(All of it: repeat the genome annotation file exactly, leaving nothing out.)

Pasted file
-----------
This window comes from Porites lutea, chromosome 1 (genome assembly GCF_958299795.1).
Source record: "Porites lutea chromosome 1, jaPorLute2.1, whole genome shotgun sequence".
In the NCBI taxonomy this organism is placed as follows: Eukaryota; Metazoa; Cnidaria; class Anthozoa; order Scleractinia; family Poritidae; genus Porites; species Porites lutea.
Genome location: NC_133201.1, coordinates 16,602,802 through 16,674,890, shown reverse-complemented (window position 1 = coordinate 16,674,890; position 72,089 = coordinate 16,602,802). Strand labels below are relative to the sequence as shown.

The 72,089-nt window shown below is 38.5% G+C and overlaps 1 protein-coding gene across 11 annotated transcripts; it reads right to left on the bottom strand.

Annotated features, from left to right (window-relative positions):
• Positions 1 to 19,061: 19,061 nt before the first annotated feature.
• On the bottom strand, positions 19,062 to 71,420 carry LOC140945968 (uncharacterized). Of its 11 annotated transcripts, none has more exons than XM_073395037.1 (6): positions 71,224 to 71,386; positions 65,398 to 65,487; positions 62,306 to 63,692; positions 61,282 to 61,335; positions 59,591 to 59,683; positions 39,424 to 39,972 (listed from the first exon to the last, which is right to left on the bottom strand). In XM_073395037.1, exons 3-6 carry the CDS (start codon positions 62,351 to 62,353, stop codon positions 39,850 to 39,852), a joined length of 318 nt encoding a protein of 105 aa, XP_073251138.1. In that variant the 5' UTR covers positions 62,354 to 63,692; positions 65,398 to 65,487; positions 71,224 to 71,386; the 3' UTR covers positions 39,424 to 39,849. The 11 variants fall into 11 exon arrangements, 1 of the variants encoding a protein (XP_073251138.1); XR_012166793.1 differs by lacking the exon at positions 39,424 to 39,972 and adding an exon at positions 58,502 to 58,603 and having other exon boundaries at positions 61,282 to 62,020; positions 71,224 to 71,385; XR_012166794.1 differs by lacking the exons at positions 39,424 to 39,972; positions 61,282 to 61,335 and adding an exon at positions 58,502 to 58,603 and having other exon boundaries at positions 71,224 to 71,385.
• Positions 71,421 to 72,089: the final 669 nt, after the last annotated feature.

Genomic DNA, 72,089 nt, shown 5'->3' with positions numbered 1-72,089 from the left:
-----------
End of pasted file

This window comes from Porites lutea, chromosome 1 (genome assembly GCF_958299795.1).
Source record: "Porites lutea chromosome 1, jaPorLute2.1, whole genome shotgun sequence".
In the NCBI taxonomy this organism is placed as follows: Eukaryota; Metazoa; Cnidaria; class Anthozoa; order Scleractinia; family Poritidae; genus Porites; species Porites lutea.
Genome location: NC_133201.1, coordinates 16,602,802 through 16,674,890, shown reverse-complemented (window position 1 = coordinate 16,674,890; position 72,089 = coordinate 16,602,802). Strand labels below are relative to the sequence as shown.

The 72,089-nt window shown below is 38.5% G+C and overlaps 1 protein-coding gene across 11 annotated transcripts; it reads right to left on the bottom strand.

Annotated features, from left to right (window-relative positions):
• Positions 1 to 19,061: 19,061 nt before the first annotated feature.
• On the bottom strand, positions 19,062 to 71,420 carry LOC140945968 (uncharacterized). Of its 11 annotated transcripts, none has more exons than XM_073395037.1 (6): positions 71,224 to 71,386; positions 65,398 to 65,487; positions 62,306 to 63,692; positions 61,282 to 61,335; positions 59,591 to 59,683; positions 39,424 to 39,972 (listed from the first exon to the last, which is right to left on the bottom strand). In XM_073395037.1, exons 3-6 carry the CDS (start codon positions 62,351 to 62,353, stop codon positions 39,850 to 39,852), a joined length of 318 nt encoding a protein of 105 aa, XP_073251138.1. In that variant the 5' UTR covers positions 62,354 to 63,692; positions 65,398 to 65,487; positions 71,224 to 71,386; the 3' UTR covers positions 39,424 to 39,849. The 11 variants fall into 11 exon arrangements, 1 of the variants encoding a protein (XP_073251138.1); XR_012166793.1 differs by lacking the exon at positions 39,424 to 39,972 and adding an exon at positions 58,502 to 58,603 and having other exon boundaries at positions 61,282 to 62,020; positions 71,224 to 71,385; XR_012166794.1 differs by lacking the exons at positions 39,424 to 39,972; positions 61,282 to 61,335 and adding an exon at positions 58,502 to 58,603 and having other exon boundaries at positions 71,224 to 71,385.
• Positions 71,421 to 72,089: the final 669 nt, after the last annotated feature.

Genomic DNA, 72,089 nt, shown 5'->3' with positions numbered 1-72,089 from the left: